Since 2017, the Port of Providence and Allens Avenue have experienced accidents that were bad but could have been significantly worse: derailment of a train transporting 20 tanker cars carrying 30,000 gallons of ethanol; rupture of a high-pressure pipeline that released about 19 million cubic feet of methane (enough natural gas to heat 190,000 homes for a single day); a tanker truck accident that spilled some 5,500 gallons of gasoline; an excavator fire; and a fire at a metal scrap yard that set a large pile of junk ablaze.

The 02905 is home to dozens of huge tanks filled with fossil fuels such as liquefied natural gas, liquefied petroleum gas, propane, and oil, and others containing roofing asphalt flux and other asphalt products. Chemicals, many of them combustible and/or toxic such as ammonium, chlorine, and formaldehyde, are also stored at and delivered to the Port of Providence.

“One of my biggest worries is that, too often, preventing catastrophic events comes second to cleaning up the disaster zones or covering up the severity of the damage done,” Omar wrote in his email to Rhode Island officials. “All the energy expended on the latter should be concentrated on the former to avoid tragic events as have befallen the residents of Ohio.”

He told me at the end of our conversation that, “People won’t react until it lands on their doorstep. They don’t think about it until it impacts them and something terrible happens. … I don’t want it landing on my doorstep, my neighbor’s doorstep, or anywhere else around here.”

Frank Carini can be reached at [email protected]. His opinions don’t reflect those of ecoRI News.


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  1. As a point of clarification, regarding the question of “safety protocols to prevent local chemical spills on roadways, railways, and waterways.”, all transportation of hazardous materials is regulated by the Federal Department of Transportation (USDOT), not EPA or DEM. EPA and DEM only enforce after a spill has occurred.

  2. seems to me though there is legitimate concern about railroad safety, I’ve read that derailments have actually been trending lower in the last 10 years or so, suggest we look up the statistics before scaring us with “toxic trains.”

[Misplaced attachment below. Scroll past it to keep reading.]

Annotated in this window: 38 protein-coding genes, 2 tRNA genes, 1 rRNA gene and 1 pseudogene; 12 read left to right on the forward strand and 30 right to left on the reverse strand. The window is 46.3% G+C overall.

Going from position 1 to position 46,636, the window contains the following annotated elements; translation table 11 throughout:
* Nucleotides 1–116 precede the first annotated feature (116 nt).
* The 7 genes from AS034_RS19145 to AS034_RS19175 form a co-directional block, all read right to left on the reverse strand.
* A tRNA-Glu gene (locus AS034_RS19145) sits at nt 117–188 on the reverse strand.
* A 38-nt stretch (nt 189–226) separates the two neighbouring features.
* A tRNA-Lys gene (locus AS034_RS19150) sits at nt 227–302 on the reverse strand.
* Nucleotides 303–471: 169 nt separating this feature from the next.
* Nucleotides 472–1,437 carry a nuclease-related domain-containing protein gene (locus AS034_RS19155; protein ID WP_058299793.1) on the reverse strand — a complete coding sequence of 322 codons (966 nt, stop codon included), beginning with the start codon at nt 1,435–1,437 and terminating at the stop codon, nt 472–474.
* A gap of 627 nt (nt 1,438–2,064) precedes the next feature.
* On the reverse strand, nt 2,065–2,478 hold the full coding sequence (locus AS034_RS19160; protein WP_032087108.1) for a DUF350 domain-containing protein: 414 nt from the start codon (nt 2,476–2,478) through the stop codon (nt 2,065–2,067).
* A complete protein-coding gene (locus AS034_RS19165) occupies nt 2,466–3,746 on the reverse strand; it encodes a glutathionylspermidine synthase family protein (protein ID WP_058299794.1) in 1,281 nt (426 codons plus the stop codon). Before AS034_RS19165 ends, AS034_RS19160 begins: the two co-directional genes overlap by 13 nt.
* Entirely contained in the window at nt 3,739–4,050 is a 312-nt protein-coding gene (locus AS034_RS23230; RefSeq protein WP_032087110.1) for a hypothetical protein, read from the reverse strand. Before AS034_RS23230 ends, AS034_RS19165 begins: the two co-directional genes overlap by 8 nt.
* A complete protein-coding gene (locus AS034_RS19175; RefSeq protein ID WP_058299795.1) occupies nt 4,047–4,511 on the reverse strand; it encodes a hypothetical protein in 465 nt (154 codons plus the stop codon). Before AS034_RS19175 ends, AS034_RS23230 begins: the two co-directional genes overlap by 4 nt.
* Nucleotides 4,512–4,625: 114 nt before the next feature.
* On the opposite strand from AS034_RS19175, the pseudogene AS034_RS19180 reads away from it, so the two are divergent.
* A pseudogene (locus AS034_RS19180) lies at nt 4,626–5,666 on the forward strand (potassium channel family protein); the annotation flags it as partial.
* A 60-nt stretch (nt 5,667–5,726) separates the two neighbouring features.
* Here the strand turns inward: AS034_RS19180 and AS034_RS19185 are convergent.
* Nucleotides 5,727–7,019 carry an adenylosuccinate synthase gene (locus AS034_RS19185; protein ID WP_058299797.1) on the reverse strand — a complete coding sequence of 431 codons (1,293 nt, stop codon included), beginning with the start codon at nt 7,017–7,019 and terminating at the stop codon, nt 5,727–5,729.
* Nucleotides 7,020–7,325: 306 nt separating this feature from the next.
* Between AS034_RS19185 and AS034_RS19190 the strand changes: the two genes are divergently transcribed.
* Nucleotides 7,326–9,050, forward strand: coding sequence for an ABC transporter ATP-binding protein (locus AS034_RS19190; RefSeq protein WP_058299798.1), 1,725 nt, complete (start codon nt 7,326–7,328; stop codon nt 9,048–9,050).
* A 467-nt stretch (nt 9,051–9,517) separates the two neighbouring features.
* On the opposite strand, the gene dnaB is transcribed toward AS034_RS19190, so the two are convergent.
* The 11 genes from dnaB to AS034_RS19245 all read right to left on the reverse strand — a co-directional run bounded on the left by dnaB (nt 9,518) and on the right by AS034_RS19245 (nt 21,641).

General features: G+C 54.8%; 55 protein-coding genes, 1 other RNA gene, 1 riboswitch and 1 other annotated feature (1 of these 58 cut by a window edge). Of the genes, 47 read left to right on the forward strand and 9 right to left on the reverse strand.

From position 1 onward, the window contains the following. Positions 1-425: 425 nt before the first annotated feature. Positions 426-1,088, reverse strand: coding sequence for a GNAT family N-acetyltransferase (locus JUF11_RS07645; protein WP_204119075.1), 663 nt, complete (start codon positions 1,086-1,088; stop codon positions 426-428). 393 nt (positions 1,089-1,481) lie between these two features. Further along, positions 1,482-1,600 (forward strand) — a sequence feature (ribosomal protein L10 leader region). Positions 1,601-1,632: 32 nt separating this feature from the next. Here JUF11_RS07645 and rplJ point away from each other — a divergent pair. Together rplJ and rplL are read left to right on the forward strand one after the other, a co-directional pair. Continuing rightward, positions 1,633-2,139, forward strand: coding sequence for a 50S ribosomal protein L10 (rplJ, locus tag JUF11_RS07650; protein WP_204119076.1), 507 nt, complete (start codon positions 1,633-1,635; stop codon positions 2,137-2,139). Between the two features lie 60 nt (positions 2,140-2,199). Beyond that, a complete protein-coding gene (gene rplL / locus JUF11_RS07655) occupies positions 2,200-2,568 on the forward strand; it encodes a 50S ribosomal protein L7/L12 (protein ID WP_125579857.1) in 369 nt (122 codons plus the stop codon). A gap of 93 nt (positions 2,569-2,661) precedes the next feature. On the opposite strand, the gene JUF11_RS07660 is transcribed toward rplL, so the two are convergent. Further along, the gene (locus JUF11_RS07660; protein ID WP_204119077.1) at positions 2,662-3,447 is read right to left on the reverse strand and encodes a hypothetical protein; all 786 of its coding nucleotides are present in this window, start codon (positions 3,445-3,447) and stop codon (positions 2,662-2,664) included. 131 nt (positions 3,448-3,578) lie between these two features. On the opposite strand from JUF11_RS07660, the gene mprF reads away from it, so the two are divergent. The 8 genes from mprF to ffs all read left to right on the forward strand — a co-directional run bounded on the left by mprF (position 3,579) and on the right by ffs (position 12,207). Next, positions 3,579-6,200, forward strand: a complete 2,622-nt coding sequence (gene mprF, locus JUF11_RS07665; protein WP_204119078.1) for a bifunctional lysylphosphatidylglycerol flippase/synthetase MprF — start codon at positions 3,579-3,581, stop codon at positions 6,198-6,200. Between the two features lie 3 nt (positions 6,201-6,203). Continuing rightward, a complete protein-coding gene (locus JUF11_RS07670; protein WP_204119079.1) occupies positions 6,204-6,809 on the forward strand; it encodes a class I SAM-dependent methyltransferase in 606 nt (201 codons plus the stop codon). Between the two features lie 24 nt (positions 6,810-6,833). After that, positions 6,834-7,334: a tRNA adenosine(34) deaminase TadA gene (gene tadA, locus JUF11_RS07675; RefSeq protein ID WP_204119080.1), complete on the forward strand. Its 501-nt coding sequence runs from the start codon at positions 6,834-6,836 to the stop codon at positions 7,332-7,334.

I think some in the environmental community that do view-with-alarm are overstating “bomb trains” to stimulate fundraising. Certainly there is little chance of excessively long trains in Rhode Island, if anything they are too short, too much of our goods are shipped by truck on our crowded roads.
    The freight railroad industry needs to be seen as more of a solution than a problem. The low friction of steel wheels on steel rails and the way one car shields another from air resistance makes rail a much more energy efficient way to ship goods. But the industry has to compete with highly subsidized trucking, barges, and aviation, and this increases pressure for cost-cutting which can indeed pose safety risks. But I note freight trains rarely pose a thereat to road users the way big trucks do, and freight on rail doesn’t contribute to wearing out the public roads and bridges.

    Solutions should include ways to incentivize mode shift from trucking/aviation while strengthening rail safety measures and promoting cleaner locomotives. including support for electrification in busy corridors. – US rail lines are one of the least electrified system in the world (some comparisons: India 83% electrified, Italy 76%, Russia 51%, South Africa 47% US < 1%) even though that is along proven technology. I think this emphasis will do much more good than slamming the rail barons!